Easy, welcoming, approach to programming – Teaches programming using Alice, an innovative programming environment designed to simplify key concepts and welcome non-programmers. With 3D graphics and a user-friendly drag-and-drop interface, Alice has been proven to help computer science departments improve student motivation and reduce attrition, especially amongst underrepresented groups. Using Alice and this book, far more students can successfully take the first step towards a career in software development.
Visual movie-style storyboarding simplifies program design – Demystifies complicated program design concepts by making program design completely visual, and providing instant visual feedback on the program changes that students make.
Fun, accessible, visual environment – Provides a 3D graphics-based, drag-and-drop programming environment that’s easy for novices to use, and rewards students immediately through visual animations they can instantly see and understand.
Separation of object-oriented concepts and program syntax – Enables instructors to teach objects and syntax separately, to choose among objects-first and objects-early approaches, and to teach events early if they wish.
Broad coverage of object-oriented, event-driven, and advanced programming concepts – Introduces students to a broad cross-section of the concepts and techniques contemporary programmers need to master, including classes, objects, methods, parameters, events, functions, control statements, list processing, inheritance, and more.
Focus on elegance, algorithmic thinking, and abstraction – Helps students quickly understand how successful programmers need to think.
Exercises and projects in every chapter – Includes comprehensive hands-on opportunities for students to test their knowledge and gain confidence in their abilities.
Support for easy 3D animation uploads via YouTube — Easy animation uploading is a powerful motivator to students, who can now show off their work on the Web. Coverage of camera controls, both during scene set-up and during run time of the animation.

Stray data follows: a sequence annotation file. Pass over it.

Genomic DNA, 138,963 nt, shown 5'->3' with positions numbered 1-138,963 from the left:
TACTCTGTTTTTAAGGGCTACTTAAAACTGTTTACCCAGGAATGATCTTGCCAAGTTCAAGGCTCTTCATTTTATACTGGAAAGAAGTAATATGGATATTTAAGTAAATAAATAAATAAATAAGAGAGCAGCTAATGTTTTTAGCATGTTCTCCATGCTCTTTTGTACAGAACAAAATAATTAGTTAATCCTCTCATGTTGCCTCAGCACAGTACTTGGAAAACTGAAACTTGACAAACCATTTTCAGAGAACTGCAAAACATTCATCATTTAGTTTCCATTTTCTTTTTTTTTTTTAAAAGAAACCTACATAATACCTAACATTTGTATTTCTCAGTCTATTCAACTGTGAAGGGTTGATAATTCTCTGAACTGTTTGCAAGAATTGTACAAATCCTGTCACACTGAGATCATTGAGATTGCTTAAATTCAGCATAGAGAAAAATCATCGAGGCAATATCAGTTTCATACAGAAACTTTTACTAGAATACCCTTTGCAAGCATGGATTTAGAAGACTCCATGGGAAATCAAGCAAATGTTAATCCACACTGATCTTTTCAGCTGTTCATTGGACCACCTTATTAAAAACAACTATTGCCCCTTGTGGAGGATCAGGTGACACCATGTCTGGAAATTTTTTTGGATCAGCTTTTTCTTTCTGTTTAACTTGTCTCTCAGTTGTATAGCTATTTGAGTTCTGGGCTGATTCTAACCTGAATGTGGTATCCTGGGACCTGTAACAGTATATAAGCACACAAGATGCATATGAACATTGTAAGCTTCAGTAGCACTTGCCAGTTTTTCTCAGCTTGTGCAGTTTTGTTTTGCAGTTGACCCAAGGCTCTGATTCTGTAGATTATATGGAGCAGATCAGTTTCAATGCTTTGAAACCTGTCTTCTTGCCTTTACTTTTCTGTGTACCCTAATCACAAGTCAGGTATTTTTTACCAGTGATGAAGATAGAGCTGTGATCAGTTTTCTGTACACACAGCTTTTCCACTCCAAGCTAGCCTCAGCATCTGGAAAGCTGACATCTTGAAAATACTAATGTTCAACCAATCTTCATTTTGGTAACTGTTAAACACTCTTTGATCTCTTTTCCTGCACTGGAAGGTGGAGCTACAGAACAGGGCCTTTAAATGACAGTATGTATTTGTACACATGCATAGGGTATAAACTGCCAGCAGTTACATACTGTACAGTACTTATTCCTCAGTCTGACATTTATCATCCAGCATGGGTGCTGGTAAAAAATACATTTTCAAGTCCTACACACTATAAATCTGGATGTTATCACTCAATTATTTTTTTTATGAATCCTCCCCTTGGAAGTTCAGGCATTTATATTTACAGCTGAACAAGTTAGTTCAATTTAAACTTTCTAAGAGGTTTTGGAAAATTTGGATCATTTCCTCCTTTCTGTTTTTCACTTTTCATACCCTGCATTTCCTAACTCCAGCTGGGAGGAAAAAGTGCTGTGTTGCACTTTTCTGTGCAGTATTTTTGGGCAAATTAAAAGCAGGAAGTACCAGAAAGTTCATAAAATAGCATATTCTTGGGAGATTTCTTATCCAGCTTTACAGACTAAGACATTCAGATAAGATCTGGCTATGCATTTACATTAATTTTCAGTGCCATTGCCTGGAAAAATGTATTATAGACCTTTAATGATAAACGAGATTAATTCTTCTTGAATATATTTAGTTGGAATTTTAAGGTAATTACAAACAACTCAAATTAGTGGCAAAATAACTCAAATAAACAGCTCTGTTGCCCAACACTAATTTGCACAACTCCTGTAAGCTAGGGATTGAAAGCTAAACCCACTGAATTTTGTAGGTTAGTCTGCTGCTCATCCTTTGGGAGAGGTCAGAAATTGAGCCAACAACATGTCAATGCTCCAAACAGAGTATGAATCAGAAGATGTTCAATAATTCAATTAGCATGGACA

Collection of Alice 3D “example worlds” on CD-ROM — Students can load an example world and enter their own code to make it work.
Extensive Instructor Materials Available - Access syllabi/calendars, lectures, labs, assignments, sample worlds, sample exams, sample projects, online support forums, and more.
Wanda Dann is the Director of the Alice Project and Associate Teaching Professor of Computer Science at Carnegie Mellon University. Her research has encompassed program visualization and object-oriented and event-driven programming. She has published papers on the use of program visualization in computer science education for SIGCSE, the Computer Science Education Journal, and related publications. She has been co-PI for three NSF-funded projects. She is an active member of the ITiCSE Visualization Working Group, studying the effectiveness of visualization in computer science education. She has taken on a major leadership role in the international computer science education community, serving as SIGCSE 2004 Program co-Chair and SIGCSE 2005 Symposium co-Chair.
Stephen Cooper is an Associate Professor of Computer Science and the Director for the Center for Visualization at Saint Joseph's University.¿He taught previously at Rivier College, serving as Computer Science program director. He has also worked at IBM as a systems programmer. Dr. Cooper's research interests lie in the semantics of programming languages as well as in program visualization. He is the author or co-author of a dozen articles, and has been the principal investigator for several National Science Foundation and private grants.
Randy Pausch was a Professor of Computer Science, Human-Computer Interaction and Design at Carnegie Mellon, and co-founder of the Entertainment Technology Center. He also served as the Director of Carnegie Mellon's Alice research group, where he oversaw the development of Alice. He was a National Science Foundation Presidential Young Investigator and a Lilly Foundation Teaching Fellow. In 1995, he spent a Sabbatical with the Walt Disney Imagineering Virtual Reality Studio and consulted with Imagineering on interactive theme park attractions, particularly for the "DisneyQuest" virtual-reality based theme park. Dr. Pausch authored or co-authored five books and over 60 reviewed journal and conference proceedings articles, and his primary interests were human-computer interaction, entertainment technology and undergraduate education.
Dann & Cooper*
Dann & Cooper
Armstrong, Adam, Denize, Kotler